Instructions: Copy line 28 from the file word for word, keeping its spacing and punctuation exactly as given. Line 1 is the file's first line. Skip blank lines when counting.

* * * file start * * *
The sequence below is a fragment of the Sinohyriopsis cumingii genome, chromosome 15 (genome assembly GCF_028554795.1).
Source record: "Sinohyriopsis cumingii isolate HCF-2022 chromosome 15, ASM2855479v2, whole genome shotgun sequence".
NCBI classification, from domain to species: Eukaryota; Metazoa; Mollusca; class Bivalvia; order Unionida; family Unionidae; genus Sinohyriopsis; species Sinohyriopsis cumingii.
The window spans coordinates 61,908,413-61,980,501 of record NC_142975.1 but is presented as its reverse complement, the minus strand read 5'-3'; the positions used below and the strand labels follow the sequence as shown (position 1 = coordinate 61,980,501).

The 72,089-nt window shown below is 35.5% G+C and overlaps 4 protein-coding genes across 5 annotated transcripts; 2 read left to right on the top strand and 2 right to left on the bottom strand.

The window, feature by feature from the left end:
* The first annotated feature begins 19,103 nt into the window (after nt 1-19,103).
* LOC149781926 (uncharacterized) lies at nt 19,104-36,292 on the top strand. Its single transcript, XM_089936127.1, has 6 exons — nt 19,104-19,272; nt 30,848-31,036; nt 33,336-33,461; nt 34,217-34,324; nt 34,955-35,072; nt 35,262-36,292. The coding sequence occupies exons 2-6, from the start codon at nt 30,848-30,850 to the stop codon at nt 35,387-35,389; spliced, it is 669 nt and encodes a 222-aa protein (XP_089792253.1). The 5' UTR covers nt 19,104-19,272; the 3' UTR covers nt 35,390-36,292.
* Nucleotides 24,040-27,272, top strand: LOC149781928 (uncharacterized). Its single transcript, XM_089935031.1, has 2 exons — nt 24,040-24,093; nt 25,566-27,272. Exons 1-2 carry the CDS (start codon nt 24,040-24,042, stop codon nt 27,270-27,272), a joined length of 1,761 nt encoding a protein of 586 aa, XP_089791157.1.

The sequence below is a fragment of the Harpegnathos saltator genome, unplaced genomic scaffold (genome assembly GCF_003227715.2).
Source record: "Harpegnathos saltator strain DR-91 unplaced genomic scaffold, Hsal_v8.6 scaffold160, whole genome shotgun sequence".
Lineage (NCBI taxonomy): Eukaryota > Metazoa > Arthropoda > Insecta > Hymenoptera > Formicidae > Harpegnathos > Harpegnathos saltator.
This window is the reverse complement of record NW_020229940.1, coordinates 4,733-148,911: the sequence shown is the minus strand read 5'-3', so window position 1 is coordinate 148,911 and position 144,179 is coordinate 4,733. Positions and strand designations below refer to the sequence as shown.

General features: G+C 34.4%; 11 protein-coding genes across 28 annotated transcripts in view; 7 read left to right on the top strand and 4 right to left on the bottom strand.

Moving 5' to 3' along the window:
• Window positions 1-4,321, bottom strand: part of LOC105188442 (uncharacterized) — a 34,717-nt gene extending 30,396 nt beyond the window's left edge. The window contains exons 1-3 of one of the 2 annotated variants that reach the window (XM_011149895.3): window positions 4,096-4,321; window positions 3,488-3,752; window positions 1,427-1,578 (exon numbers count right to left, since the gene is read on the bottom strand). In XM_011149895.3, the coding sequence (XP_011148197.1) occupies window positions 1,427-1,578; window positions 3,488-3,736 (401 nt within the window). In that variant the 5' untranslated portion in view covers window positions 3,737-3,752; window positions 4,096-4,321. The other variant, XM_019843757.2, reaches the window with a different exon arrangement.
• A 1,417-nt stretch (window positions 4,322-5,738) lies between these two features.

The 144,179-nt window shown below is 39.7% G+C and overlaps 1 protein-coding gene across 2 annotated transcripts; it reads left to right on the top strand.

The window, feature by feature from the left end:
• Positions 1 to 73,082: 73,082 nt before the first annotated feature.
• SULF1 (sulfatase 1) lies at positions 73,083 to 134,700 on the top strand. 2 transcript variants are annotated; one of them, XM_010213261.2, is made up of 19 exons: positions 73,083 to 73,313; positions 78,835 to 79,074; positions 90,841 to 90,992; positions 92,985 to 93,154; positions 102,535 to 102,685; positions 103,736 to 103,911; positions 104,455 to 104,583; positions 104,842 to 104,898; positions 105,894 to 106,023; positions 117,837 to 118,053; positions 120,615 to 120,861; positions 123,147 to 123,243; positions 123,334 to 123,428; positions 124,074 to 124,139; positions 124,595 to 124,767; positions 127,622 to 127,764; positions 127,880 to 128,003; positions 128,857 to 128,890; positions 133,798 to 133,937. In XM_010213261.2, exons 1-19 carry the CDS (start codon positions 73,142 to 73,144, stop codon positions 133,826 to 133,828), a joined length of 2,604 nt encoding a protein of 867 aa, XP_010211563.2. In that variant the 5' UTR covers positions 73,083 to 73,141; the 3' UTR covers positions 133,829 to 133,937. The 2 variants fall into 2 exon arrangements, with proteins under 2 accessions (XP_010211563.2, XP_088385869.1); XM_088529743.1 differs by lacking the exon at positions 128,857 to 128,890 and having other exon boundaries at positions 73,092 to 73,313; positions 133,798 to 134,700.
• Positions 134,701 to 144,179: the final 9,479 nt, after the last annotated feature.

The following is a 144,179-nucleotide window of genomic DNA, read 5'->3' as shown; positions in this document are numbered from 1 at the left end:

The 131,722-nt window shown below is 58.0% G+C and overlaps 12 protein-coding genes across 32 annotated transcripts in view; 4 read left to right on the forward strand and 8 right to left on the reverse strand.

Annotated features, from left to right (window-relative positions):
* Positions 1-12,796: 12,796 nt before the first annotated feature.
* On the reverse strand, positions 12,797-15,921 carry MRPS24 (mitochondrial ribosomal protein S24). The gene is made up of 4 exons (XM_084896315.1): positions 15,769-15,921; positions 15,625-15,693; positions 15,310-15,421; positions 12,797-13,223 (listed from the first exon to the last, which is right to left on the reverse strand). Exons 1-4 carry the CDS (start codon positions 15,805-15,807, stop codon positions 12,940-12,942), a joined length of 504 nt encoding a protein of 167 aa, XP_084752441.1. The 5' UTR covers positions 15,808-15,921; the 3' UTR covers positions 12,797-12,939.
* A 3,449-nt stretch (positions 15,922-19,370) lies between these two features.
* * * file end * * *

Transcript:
* A 3,449-nt stretch (positions 15,922-19,370) lies between these two features.